The Borgias were the most scandalous family of the Italian Renaissance, allegedly committing incest, poisoning rivals, and stealing the papacy left and right. But one of its most famous members, Lucrezia Borgia, learned the game of business pretty well - perhaps from her dad, Pope Alexander VI - and made herself a whole lot of cheese.
A veteran of three marriages (one annulled, one ending with her husband murdered, perhaps by her brother Cesare), Lucrezia had been around the block. Her final hubby, Alfonso I d'Este, Duke of Ferrara, was her last, and Lucrezia turned into the "typical" noblewoman as a patroness of the arts and bearer of many, many children (although she still had affairs galore). But she showed her Borgia finesse by making sure her finances were cheesily taken care of by investing in mozzarella.
Lucrezia Borgia participated in a deliciously lucrative tradition. Image via The New York Times.
Lucrezia put a lot of money into agriculture over the years. She entered into business with friends and relatives. Her first enterprise was a partnership with her third husband's cousin, in which she got half of a piece of property and, in return, she paid money for improvements to the land, like drainage and canal-building. She turned swampland into farmland, growing beans, grains, and more, then moving to livestock, including water buffalo, which had been imported to Ferrara by Alfonso's mother, Eleanor.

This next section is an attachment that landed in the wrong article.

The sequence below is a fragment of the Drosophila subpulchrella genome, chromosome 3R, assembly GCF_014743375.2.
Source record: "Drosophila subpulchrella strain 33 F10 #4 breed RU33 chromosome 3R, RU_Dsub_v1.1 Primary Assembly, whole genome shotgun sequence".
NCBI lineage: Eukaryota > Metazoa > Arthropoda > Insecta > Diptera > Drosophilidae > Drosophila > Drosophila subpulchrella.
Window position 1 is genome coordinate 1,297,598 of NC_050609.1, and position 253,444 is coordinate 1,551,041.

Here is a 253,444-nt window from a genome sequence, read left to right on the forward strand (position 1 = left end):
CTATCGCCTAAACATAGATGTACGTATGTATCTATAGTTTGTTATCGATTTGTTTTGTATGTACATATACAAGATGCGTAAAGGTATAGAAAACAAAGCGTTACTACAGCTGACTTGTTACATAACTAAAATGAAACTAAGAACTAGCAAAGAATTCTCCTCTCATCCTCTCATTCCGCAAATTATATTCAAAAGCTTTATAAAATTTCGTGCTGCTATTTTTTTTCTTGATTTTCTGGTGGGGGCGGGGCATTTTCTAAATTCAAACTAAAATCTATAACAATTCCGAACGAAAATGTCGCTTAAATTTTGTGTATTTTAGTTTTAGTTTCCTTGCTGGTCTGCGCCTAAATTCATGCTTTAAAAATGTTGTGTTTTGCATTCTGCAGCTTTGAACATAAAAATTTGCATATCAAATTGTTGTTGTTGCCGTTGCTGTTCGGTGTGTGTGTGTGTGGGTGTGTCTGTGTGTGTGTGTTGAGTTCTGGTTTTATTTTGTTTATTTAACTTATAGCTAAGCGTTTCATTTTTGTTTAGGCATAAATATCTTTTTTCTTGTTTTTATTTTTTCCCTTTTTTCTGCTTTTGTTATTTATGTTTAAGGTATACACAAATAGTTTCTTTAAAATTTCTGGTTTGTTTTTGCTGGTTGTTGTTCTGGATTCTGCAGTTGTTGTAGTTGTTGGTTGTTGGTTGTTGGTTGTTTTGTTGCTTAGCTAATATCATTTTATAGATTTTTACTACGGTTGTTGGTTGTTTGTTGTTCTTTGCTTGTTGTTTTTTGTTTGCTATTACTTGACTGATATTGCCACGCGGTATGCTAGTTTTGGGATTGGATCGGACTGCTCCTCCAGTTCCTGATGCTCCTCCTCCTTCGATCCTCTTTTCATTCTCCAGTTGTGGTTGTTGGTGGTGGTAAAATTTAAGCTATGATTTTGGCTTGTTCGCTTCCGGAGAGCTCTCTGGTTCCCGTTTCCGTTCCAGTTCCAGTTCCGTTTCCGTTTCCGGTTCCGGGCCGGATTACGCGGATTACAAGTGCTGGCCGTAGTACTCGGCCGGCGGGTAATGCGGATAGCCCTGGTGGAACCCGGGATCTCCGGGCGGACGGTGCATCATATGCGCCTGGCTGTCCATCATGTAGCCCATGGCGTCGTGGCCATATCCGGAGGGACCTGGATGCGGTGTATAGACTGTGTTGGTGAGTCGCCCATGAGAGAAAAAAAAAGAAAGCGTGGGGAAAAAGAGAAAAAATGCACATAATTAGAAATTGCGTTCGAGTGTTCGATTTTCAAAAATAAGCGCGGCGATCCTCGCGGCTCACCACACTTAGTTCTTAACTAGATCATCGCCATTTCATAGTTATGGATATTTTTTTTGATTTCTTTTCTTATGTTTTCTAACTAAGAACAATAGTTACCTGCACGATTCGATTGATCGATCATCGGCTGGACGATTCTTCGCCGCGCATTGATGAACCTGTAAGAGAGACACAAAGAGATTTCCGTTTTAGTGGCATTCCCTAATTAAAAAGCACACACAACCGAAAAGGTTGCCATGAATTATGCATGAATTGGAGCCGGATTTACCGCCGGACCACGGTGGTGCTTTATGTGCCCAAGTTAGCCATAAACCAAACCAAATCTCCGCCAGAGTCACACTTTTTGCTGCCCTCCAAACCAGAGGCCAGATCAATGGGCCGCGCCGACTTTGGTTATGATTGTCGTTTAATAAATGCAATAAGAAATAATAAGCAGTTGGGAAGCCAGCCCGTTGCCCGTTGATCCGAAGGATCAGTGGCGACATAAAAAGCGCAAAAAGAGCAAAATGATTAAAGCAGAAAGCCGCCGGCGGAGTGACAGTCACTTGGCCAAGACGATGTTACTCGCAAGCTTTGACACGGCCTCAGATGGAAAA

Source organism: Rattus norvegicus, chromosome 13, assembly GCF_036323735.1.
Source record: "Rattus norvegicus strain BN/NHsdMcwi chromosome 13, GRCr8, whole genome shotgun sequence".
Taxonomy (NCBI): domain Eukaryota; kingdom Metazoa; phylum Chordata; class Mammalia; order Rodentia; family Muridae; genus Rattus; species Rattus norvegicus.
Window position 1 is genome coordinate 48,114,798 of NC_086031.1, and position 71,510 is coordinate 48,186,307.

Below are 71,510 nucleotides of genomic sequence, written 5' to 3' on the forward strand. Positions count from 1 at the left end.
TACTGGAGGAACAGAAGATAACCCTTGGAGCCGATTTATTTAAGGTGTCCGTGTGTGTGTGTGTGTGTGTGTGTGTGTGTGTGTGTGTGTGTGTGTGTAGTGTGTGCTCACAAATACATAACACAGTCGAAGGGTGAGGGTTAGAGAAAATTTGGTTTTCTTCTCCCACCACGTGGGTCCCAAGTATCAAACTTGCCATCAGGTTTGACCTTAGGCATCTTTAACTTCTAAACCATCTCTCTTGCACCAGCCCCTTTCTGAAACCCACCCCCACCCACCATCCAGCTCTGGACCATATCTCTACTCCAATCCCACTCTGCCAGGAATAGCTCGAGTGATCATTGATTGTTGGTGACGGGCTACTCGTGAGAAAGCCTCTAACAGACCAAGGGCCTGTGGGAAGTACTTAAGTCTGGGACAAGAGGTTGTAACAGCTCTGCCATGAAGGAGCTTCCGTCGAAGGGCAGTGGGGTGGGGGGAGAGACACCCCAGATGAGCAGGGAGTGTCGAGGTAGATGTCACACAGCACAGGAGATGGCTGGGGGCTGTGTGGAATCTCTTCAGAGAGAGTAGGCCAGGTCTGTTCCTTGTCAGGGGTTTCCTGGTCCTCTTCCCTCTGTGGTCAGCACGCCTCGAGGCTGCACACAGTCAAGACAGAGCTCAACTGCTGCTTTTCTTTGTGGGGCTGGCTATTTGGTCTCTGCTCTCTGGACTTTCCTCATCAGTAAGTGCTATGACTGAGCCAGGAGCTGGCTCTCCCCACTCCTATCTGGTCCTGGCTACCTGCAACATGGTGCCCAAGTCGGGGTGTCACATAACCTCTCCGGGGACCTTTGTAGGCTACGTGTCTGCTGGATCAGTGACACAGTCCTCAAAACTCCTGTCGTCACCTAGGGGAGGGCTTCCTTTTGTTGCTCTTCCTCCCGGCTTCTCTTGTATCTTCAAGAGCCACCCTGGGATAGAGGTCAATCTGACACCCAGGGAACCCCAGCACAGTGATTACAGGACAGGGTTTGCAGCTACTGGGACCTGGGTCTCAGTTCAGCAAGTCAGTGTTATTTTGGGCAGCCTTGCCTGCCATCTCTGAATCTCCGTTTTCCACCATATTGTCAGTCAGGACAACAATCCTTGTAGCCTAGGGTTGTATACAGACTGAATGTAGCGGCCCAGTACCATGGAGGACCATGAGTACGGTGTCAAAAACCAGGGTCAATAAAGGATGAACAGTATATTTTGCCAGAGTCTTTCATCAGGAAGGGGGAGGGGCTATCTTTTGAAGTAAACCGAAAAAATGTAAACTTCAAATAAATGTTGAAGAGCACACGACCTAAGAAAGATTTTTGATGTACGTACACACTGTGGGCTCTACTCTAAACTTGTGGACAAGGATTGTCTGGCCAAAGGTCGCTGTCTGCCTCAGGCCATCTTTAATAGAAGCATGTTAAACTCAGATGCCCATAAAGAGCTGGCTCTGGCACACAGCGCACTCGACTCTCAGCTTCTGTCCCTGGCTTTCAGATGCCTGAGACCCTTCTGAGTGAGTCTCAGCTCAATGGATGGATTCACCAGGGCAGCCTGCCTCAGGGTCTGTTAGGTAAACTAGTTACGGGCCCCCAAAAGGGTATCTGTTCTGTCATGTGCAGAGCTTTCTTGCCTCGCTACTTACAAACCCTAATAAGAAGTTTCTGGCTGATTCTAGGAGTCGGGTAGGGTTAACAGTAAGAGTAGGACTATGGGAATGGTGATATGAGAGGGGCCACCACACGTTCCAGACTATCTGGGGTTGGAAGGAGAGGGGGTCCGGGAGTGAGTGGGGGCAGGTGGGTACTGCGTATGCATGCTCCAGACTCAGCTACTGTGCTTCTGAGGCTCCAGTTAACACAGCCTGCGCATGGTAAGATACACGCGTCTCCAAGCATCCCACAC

The latter effort wasn't for the buffalo wings, but for buffalo mozzarella, produced from the the fuzzy creatures' milk. The dairy demand was high; Lucrezia so valued her lucrative cheese that, in 1514, she pawned a piece of jewelry encrusted with rubies and pearls in order to buy 200 head of buffalo. How cheesy!
Feature image via Medievalists.net.